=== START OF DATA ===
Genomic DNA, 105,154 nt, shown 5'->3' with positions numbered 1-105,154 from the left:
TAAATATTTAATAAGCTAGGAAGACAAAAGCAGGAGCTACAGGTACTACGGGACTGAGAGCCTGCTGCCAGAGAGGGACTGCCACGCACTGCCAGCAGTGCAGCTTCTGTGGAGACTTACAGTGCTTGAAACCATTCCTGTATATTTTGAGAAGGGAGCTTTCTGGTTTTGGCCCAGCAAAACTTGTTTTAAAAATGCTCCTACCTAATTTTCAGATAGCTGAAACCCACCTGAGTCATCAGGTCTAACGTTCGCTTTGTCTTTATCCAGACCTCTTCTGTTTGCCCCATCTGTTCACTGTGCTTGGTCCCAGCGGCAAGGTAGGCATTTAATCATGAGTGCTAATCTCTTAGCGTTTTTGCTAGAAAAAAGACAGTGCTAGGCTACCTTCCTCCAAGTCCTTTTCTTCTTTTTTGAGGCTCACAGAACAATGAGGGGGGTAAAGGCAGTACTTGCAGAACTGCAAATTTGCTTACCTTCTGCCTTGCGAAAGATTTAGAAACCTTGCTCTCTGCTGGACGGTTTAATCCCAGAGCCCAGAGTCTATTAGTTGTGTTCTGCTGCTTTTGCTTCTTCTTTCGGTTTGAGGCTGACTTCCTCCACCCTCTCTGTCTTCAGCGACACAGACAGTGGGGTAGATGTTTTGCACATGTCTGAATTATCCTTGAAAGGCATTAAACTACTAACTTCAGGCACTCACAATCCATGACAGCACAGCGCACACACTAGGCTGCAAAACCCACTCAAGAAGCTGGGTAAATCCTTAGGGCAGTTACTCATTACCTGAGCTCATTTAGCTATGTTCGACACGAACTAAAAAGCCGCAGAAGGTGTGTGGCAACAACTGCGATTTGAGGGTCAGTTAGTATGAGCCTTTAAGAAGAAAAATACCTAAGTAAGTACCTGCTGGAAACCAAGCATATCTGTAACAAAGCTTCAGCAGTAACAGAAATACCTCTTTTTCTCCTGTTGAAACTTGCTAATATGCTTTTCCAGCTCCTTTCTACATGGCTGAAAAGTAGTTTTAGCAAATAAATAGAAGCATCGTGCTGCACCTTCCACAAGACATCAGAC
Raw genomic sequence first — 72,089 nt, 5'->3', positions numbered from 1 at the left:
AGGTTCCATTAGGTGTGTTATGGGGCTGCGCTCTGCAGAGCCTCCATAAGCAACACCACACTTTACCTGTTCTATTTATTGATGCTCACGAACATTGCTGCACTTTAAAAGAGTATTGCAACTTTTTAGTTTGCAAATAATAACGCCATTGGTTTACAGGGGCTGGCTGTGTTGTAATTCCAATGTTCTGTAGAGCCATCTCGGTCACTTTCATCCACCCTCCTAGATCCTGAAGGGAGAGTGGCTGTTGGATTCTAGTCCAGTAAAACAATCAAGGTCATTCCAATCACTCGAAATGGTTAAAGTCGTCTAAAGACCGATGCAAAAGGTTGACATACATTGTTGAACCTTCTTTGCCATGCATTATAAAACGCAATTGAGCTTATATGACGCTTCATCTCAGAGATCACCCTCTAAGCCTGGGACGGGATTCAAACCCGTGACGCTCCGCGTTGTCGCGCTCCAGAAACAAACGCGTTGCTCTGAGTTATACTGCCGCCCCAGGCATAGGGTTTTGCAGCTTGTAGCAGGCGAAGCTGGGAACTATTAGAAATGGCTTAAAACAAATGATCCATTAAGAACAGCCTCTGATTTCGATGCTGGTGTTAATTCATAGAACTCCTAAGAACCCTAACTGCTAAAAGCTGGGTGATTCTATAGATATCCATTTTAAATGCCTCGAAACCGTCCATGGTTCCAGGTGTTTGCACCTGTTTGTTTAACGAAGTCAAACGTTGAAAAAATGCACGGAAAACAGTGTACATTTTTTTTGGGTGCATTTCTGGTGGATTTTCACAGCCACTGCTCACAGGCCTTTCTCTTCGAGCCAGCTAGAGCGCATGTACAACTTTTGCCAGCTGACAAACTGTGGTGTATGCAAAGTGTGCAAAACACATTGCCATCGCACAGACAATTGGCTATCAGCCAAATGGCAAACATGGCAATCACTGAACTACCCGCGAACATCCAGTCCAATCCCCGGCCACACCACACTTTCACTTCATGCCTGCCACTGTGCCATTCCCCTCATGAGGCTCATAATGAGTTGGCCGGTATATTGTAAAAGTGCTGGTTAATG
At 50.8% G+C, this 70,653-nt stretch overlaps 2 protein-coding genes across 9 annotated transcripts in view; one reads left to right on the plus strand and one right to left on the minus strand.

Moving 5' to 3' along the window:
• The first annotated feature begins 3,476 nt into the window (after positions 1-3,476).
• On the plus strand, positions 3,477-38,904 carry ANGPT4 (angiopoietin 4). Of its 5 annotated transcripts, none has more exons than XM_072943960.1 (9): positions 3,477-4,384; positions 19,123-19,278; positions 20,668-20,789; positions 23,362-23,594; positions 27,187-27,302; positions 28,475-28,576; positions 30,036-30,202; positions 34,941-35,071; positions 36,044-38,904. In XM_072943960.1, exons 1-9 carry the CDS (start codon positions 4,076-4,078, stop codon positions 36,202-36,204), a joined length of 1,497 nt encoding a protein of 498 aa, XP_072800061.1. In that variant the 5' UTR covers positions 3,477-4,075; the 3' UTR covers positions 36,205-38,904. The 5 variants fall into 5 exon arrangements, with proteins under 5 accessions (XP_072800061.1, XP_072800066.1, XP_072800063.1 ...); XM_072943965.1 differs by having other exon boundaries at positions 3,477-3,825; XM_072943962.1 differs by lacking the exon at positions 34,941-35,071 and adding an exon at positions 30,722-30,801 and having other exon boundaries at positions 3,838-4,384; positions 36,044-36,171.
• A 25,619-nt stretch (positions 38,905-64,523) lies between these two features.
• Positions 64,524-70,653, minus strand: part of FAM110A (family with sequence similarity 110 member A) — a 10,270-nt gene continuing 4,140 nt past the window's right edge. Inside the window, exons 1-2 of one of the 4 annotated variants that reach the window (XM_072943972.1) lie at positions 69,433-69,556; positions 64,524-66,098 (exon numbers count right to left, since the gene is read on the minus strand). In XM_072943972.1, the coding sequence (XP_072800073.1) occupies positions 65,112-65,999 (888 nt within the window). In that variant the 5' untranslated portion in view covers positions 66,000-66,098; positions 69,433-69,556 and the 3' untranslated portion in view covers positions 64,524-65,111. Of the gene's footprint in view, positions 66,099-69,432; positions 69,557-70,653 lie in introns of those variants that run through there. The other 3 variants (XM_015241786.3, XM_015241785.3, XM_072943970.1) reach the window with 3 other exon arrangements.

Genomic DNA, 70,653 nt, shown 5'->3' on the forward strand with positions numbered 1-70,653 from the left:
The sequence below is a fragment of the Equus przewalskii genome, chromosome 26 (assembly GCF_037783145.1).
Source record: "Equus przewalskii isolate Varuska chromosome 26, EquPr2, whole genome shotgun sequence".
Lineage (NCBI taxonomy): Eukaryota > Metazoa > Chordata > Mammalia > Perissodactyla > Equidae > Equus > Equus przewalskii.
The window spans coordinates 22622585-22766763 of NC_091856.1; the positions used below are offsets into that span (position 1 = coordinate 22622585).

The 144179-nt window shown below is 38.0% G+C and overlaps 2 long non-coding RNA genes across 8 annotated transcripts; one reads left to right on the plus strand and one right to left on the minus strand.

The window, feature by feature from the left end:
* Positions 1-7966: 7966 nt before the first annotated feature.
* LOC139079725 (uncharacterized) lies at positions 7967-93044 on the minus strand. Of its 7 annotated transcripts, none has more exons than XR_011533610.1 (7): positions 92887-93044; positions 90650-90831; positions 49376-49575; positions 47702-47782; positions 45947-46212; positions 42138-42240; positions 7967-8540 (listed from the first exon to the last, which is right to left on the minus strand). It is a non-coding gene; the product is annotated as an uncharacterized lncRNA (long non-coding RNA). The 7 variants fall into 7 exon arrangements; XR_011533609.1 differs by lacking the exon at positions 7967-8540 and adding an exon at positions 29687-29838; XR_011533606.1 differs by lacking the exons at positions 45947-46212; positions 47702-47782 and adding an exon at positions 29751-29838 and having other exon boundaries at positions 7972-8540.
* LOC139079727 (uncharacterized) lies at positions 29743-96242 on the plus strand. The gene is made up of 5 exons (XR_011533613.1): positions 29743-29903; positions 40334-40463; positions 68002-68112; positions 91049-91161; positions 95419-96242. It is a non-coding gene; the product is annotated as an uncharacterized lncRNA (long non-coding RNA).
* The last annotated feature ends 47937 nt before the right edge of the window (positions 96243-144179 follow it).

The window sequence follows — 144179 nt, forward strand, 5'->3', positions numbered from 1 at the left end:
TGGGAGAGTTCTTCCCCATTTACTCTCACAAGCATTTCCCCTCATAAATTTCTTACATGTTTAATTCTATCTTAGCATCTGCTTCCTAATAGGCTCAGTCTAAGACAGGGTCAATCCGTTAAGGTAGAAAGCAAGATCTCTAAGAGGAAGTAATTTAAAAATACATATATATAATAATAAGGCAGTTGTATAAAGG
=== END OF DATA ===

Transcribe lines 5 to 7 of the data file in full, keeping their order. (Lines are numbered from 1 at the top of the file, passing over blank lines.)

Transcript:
At 50.8% G+C, this 70,653-nt stretch overlaps 2 protein-coding genes across 9 annotated transcripts in view; one reads left to right on the plus strand and one right to left on the minus strand.

Moving 5' to 3' along the window:
• The first annotated feature begins 3,476 nt into the window (after positions 1-3,476).